Wednesday, December 4, 2013

Random Thursday: Books Everyone Should Read...

This week's topic is one I've been excited for since Lin, Katrin and I scheduled it - ages ago. As you have probably  noticed, since I have a blog and Facebook page devoted to them, I LOVE BOOKS. I've been a reader for as long as I can remember, and have loved stories for even longer. So without further ado, here's this week's topic:

Well, this'll be easy. And hard. Easy because, as I said, I love books. But hard because as soon as I start thinking which ones I love the most, I can't stop. The list just keeps growing. And growing. I'm gonna try to keep it to around 5, but I make no promises.
For Kids:

Anything and Everything by Roald Dahl.

I grew up on these books. I love every single one of them - few have managed to match Dahl's imagination, wit and storytelling ability. He is, of course, responsible for Charlie and the Chocolate Factory, but my personal favourites are Matilda, The BFG and The Witches.

The Harry Potter Series by J.K. Rowling.

I wish I could have read these as a child, but even as an adult, they enchanted me. There are few fictional worlds I love this much, or retreat to as often. I also love that they have served as a gateway to reading for a whole generation of readers. I mean, sure, a lot of them would have found other books to love, but I'd like to think that some of them might not have. Which would have been a tragedy. I know they'll always have a special place in my heart.

For Teens/Young Adults (and Adults, too):

Anne Frank: The Diary of A Young Girl.

Reading this book was one of those experiences that made me grow up a little bit more. As terrifying and disturbing as its context is, Anne's voice, her sense of joy and hope in the face of such evil not only serves to throw show its true face, but to inspire anyone who encounters her words. I will forever be grateful for her story, as much as I will forever mourn it.

The Catcher in the Rye by JD Salinger.

I have to admit it's been years since I read this book and I have but vague recollections of it. However, it is one of those books I identified strongly with at the time I read it. Something to do with being young and struggling to find an identity that fits. I recently read some of Franny & Zooey by Salinger, and was blown away by his talent as a writer. He is a true wordsmith, so for that alone, read some of his work.
To Kill A Mockingbird by Harper Lee.

Another I barely remember, except for the lingering feeling it left me with, and knowing when I put it down that I'd just experienced something great. Plus, Boo Radley. Need I say more?
The Fault In Our Stars by John Green.

This I read only a few months ago, but it has a firm place on my list of favourite books. It is simultaneously tragic, beautiful, full of love, hope and humour. I fell in love with the characters of Hazel and Augustus and the writing was amazing. It is also one of those rare books that speaks to nearly every reader who picks it up. Since reading it I've recommended it to everyone I know, and about 8 people have read it and loved it - and they're a widely varied crowd with different tastes and interests. That's a powerful book, people.
For Grownups:

A Prayer for Owen Meany by John Irving.

I read this years ago, but something about it has stuck with me. Irving has a talent for writing in such a way that you're lulled into thinking you get it, and slowly but surely he begins to twist and bleed the story until it is something darker and more disturbing than you ever expected. But you can't stop reading, you can't put the book down, and before you know it, you're at the end of a book that has fundamentally shifted something inside your brain.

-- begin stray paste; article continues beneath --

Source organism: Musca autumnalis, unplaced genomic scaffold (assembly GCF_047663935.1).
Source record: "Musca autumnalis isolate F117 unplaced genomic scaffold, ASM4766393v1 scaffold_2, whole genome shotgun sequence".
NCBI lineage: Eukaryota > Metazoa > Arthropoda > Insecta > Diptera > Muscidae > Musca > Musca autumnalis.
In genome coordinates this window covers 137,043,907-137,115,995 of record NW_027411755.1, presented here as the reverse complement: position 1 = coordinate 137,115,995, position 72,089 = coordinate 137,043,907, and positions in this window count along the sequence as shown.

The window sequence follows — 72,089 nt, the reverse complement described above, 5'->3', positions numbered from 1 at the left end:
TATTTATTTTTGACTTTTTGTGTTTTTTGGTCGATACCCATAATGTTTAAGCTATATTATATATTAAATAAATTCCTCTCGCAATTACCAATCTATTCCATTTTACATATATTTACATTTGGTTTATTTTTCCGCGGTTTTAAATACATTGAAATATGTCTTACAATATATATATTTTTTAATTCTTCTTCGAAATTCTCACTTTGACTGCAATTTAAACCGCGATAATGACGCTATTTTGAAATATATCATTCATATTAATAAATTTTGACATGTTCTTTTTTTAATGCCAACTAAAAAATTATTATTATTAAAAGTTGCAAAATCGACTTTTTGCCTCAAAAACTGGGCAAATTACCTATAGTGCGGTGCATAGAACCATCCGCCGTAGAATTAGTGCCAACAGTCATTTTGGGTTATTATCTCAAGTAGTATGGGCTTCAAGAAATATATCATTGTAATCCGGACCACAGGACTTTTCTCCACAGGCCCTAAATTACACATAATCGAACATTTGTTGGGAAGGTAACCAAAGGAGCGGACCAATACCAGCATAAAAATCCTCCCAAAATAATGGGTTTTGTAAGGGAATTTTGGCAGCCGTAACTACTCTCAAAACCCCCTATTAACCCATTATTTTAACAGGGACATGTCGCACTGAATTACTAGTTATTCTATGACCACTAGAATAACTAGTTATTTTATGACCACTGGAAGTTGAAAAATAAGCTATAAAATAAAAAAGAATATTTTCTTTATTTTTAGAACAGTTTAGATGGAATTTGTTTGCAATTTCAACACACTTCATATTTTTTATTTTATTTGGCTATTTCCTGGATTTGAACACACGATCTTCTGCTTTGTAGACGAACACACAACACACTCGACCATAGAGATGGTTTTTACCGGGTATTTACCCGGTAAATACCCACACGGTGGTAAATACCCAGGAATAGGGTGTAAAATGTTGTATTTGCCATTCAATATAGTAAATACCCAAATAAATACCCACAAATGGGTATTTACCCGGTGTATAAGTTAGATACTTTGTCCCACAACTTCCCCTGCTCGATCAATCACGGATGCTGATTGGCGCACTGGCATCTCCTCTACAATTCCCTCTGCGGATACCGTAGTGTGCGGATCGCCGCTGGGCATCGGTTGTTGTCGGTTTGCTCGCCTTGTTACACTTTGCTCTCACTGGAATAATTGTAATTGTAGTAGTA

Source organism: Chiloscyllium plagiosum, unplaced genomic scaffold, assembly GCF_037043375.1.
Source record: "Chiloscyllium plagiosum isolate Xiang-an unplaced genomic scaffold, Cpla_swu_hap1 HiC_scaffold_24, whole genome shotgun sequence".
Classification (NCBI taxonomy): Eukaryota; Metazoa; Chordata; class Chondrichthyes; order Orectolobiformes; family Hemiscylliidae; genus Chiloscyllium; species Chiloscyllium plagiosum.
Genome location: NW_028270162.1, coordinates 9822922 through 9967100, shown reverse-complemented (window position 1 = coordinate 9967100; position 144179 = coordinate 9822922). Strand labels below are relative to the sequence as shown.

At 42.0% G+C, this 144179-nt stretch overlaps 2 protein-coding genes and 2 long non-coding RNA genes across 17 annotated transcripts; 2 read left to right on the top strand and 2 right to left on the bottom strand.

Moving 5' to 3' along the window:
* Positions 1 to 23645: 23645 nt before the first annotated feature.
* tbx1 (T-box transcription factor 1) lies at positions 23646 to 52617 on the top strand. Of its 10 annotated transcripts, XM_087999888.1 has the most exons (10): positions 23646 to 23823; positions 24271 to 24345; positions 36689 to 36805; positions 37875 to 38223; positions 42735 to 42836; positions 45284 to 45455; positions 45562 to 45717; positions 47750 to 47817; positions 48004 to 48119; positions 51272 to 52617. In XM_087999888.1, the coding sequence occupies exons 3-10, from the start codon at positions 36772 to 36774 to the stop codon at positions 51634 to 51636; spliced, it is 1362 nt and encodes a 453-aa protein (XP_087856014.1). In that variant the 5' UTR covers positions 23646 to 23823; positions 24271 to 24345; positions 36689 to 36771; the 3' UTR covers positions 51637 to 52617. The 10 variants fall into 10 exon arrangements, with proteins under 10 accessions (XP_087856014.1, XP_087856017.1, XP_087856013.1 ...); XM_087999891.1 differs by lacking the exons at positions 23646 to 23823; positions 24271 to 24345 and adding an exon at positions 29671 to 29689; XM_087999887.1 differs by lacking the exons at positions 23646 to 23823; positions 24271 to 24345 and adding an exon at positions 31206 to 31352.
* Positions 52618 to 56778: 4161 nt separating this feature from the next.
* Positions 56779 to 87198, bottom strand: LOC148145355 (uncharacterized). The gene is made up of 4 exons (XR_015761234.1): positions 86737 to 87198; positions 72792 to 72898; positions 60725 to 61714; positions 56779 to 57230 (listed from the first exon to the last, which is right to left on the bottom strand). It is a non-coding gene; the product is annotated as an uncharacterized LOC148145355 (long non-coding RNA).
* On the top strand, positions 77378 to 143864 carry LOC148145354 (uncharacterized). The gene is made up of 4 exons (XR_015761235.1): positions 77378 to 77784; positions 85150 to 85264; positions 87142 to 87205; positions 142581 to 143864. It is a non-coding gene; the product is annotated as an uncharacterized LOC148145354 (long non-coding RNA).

Good Omens by Neil Gaiman and Terry Pratchett.

So my parents are British. Which, I'm sure, accounts for my proclivity towards both beer and very dark humour. Which means this book became my all-time favourite. It had me in stitches - even the footnotes made me snort with laughter. (Seriously - not exaggerating. SNORTED. Perhaps even guffawed.) I've read it a few times now, and each time it's as delightful and sinister as I remember it.
There are hundreds of other books I'm sure I could add to this list - Wuthering Heights, The Lord of the Rings, Jane Austen's books, I Capture the Castle, the Adrian Mole books, and on and on. But the books on this list were the ones I felt most strongly about. I think a lot of the others are more genres or types of books than specific titles. For example, I think it's important to read at least a smattering of the classics. But I don't think everyone should have to slog through War and Peace or the entire works of Dickens if that's not their bag. Find an author whose stories or prose appeals to you, and use them as your introduction to the language. Then go from there. I think the main point is to experience the language and stories of another time period, and to learn how to read and enjoy it. 
I also think it's important to sample a wide variety of writing styles, topics and genres. You might not like them all. You might hate some of them. But you may also be surprised by some that you love. And how will you know if you don't try? I guess what my opinion on the topic comes down to is this: Read voraciously. Read for pleasure. Read to learn. Read for no reason at all except that the words were there.

And share your top books with us in the link up below!


  1. I love Neil Gaiman! He's got a real talent with words.

    1. I have mixed experiences with his work. I loved Good Omens, obviously, and The Graveyard Book and Coraline, but Anansi Boys was just so-so and I couldn't even make it through American Gods. Though that was more story than writing style - his style is impeccable.

  2. I agree with everything on your list. But I guess that's not a huge surprise. :)


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